The Mogho Naba, literally “chief” (naba) of the “world” (mogho), is the “King of the Mossi” of Ouagadougou – Burkina’s majority ethnic group – and represents the highest traditional authority.  He has his own Council of Ministers formed by 16 Naba, and has played a notorious role in the various crises that Burkina has experienced in recent years. The government assiduously calls upon the Mogho Naba for consultation in the face of social conflicts.

A delegation of traditional chiefs called by the President of the transition, Lt. Colonel Damiba, on March 25, to request his accompaniment during the transition. © DR for «Autre presse»

The traditional chiefs also play an important role in the extremely serious situation that the country is going through due to terrorism. They are currently key players in the negotiations that the new, post-January coup d’état government has launched to convince the young Burkinabé who have joined the terrorists to lay down their arms in exchange for reintegrating them into society.

These are young people from the most disadvantaged and remote areas, forgotten by successive governments. They are the frustrated and marginalized, “bought” by terrorists in exchange for logistical support, information or “silence.” As there are several ethnic groups – especially the Peul and the Fulani – who have been stigmatized by terrorism, and there are numerous allegations of abuse by the military during their arrests, and rumors of uninvestigated massacres, the most radical new “terrorists” – those who join the armed struggle – act out of “revenge.”

Nabas’ influence on electoral processes is also evident. While refraining from openly supporting any political party, the Naba are sought by the different candidates, especially by the most powerful, to act as “mobilizers” of the population in their favor, in exchange for benefits and privileges for “their lands.”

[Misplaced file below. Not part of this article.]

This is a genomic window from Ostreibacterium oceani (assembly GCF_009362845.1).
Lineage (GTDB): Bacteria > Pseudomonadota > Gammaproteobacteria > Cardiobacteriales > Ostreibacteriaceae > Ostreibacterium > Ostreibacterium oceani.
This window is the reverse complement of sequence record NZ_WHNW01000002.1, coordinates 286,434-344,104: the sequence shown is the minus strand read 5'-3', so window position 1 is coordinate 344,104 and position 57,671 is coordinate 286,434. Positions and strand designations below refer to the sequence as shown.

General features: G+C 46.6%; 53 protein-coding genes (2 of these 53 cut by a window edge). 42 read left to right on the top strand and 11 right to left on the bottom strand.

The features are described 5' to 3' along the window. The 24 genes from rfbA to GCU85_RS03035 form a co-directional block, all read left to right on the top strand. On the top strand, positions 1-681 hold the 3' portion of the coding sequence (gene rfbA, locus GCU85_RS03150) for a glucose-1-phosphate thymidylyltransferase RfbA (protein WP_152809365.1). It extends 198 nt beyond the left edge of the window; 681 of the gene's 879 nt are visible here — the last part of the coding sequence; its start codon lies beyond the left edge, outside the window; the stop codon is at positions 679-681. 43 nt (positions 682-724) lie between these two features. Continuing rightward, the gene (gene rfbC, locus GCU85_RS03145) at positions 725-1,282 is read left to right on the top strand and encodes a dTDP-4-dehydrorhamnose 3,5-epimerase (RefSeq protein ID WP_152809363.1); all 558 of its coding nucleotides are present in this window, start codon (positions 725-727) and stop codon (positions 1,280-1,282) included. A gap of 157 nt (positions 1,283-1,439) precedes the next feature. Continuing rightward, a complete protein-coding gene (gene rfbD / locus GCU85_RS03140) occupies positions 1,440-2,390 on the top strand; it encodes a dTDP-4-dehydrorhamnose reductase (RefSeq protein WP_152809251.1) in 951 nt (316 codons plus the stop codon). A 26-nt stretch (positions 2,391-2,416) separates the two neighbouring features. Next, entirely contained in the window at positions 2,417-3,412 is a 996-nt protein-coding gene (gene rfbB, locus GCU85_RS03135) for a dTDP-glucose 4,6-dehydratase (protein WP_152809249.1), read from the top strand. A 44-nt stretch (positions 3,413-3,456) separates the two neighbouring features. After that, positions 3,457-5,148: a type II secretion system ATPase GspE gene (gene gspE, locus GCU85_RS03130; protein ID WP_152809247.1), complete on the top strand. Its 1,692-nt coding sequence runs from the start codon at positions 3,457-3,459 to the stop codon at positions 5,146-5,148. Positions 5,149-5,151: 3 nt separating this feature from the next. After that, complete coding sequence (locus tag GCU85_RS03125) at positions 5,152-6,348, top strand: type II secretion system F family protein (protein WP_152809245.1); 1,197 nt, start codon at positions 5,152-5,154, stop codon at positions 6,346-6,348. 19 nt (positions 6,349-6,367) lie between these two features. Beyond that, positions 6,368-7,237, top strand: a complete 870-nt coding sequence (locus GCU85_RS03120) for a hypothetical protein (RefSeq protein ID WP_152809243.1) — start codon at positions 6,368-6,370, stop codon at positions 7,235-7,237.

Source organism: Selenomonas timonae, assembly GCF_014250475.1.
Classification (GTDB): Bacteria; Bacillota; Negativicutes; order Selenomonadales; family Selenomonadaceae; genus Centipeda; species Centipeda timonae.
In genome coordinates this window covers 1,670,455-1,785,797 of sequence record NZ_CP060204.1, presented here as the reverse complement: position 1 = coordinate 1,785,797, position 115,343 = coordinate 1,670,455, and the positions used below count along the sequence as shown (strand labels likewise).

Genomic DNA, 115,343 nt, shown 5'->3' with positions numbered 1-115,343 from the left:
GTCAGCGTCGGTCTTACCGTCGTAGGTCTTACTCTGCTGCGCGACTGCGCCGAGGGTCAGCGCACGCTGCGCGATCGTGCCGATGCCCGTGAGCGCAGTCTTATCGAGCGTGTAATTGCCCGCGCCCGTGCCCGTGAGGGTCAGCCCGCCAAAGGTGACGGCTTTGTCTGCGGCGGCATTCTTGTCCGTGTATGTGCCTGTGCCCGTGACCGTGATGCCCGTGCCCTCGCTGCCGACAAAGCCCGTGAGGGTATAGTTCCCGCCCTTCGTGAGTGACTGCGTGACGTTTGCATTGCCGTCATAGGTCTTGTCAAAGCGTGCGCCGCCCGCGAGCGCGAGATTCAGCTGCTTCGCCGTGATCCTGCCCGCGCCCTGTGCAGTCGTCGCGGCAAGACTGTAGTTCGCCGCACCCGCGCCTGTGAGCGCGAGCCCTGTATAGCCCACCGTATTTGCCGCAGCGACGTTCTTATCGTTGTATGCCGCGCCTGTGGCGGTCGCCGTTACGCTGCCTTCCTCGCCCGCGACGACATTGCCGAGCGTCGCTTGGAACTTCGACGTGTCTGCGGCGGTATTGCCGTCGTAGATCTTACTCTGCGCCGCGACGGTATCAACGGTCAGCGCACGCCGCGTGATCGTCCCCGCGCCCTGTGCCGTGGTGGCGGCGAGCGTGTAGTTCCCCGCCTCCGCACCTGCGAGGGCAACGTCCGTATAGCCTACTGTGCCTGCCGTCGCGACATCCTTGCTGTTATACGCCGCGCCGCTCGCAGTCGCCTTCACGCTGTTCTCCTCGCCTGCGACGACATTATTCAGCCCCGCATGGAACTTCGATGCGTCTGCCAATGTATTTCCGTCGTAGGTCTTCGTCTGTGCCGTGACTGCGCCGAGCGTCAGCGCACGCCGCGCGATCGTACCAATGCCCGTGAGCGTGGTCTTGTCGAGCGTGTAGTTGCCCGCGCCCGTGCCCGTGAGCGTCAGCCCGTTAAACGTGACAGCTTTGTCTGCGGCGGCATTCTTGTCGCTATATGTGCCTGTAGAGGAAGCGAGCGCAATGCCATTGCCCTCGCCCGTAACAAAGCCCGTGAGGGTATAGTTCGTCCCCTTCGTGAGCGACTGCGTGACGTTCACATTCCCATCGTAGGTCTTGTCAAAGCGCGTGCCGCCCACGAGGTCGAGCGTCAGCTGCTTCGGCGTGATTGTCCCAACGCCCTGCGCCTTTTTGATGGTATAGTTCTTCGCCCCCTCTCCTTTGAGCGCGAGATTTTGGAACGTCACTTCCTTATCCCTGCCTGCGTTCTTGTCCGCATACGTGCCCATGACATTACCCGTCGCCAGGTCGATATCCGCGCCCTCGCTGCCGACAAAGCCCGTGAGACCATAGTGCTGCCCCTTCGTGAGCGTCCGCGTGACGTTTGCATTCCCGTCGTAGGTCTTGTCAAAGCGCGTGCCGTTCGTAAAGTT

Inauguration of one of Jeanologia’s wells by our beloved Pepe Vidal, RIP, JC Vázquez-Dodero, the Zongo Naba and three of his counselors.

So it is that two of our local advisors are the Zongo Naba, traditional chief of Rimkieta (and Zongo, an adjoining neighborhood that was initially part of Rimkieta), and the Larlé Naba, one of the 16 Ministers of the Mogho Naba.

The Zongo Naba owns the land on which the FAR recovered the four wells dubbed “Jeanología” (after the FAR Institutional Patron Company), for the population, one of which supplies water to the orchard “Fundación Netri” (named for a FAR Sponsoring Company) that benefits 26 women. Furthermore, he has always guided us with the extraordinary knowledge and wisdom of an elder who has ruled for a long time.

The Larlé Naba is a man with public and political projection, and international relations. He is a man of substance, an entrepreneur and an innovator with diverse social initiatives focused on promoting the development of women.

The affectionate welcome FAR received from both Nabas from day one, their respectful support during our 18 years in Rimkieta, and their wise advice – revealing paths without obligating us to follow them – have been a great support for FAR’s foundation and progressive development in Rimkieta.

Larle Naba visit during one of FAR’s patrons stay

Thank you very much, “ses Majestés,” and long live our collaboration!